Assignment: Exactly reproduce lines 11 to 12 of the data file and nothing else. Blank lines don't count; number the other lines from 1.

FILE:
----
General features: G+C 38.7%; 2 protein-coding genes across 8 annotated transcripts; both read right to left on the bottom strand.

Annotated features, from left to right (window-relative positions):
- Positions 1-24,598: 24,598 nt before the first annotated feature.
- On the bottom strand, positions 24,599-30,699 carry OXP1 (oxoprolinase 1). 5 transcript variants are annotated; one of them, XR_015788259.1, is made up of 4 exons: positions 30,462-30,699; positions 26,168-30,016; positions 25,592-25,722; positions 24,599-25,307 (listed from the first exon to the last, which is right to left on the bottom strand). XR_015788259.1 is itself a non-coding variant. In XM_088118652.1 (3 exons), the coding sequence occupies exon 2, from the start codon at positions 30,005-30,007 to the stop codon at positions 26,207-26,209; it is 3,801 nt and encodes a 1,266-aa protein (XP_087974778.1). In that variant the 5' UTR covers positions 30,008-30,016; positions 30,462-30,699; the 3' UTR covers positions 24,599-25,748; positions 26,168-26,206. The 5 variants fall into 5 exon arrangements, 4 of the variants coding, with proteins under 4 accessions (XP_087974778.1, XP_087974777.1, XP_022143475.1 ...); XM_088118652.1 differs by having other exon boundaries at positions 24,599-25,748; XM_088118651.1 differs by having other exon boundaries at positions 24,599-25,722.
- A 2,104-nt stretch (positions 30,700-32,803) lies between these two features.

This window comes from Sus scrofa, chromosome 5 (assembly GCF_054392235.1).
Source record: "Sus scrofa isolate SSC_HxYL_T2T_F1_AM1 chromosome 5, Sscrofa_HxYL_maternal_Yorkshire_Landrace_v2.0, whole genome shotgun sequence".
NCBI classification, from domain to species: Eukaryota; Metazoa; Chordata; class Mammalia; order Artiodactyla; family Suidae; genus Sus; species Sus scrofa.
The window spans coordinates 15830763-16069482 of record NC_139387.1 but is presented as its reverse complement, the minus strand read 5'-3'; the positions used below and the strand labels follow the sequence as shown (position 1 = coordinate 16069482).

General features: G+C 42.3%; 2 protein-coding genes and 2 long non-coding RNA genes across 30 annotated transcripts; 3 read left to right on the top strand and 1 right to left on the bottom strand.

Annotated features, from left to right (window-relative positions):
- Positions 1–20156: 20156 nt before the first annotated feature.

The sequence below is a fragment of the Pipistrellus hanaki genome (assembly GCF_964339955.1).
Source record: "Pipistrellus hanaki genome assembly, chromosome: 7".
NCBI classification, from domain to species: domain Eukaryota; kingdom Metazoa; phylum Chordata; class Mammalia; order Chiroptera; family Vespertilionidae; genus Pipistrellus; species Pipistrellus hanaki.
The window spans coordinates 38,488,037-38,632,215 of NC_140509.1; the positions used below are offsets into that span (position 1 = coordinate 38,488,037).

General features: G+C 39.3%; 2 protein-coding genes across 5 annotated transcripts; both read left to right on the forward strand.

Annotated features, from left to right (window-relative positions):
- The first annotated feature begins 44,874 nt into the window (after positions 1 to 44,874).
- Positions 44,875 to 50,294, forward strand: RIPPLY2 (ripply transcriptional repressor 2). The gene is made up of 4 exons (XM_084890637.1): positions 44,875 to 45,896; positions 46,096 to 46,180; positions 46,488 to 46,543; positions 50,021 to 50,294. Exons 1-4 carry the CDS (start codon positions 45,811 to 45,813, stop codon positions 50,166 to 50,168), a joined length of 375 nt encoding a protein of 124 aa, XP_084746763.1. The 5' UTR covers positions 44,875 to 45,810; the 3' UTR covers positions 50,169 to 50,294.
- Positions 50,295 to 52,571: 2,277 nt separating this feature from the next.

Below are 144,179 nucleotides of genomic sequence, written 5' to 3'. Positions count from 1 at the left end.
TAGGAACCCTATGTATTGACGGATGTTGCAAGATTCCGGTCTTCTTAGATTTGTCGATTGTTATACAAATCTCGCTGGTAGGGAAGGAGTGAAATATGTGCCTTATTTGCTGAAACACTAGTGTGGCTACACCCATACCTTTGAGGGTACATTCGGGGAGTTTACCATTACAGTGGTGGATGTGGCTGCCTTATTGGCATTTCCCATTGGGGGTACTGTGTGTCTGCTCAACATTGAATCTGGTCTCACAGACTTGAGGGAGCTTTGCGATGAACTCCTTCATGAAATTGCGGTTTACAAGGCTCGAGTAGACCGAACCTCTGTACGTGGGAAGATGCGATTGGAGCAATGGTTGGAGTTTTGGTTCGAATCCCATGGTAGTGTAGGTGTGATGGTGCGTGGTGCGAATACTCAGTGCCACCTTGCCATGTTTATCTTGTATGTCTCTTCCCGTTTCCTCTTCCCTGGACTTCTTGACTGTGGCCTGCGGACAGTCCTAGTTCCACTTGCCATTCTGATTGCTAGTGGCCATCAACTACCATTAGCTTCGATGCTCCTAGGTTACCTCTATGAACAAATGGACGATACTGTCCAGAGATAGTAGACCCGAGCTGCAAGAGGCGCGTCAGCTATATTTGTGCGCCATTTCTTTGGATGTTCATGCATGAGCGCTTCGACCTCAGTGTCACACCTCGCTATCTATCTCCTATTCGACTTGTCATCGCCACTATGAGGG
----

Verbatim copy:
Annotated features, from left to right (window-relative positions):
- Positions 1–20156: 20156 nt before the first annotated feature.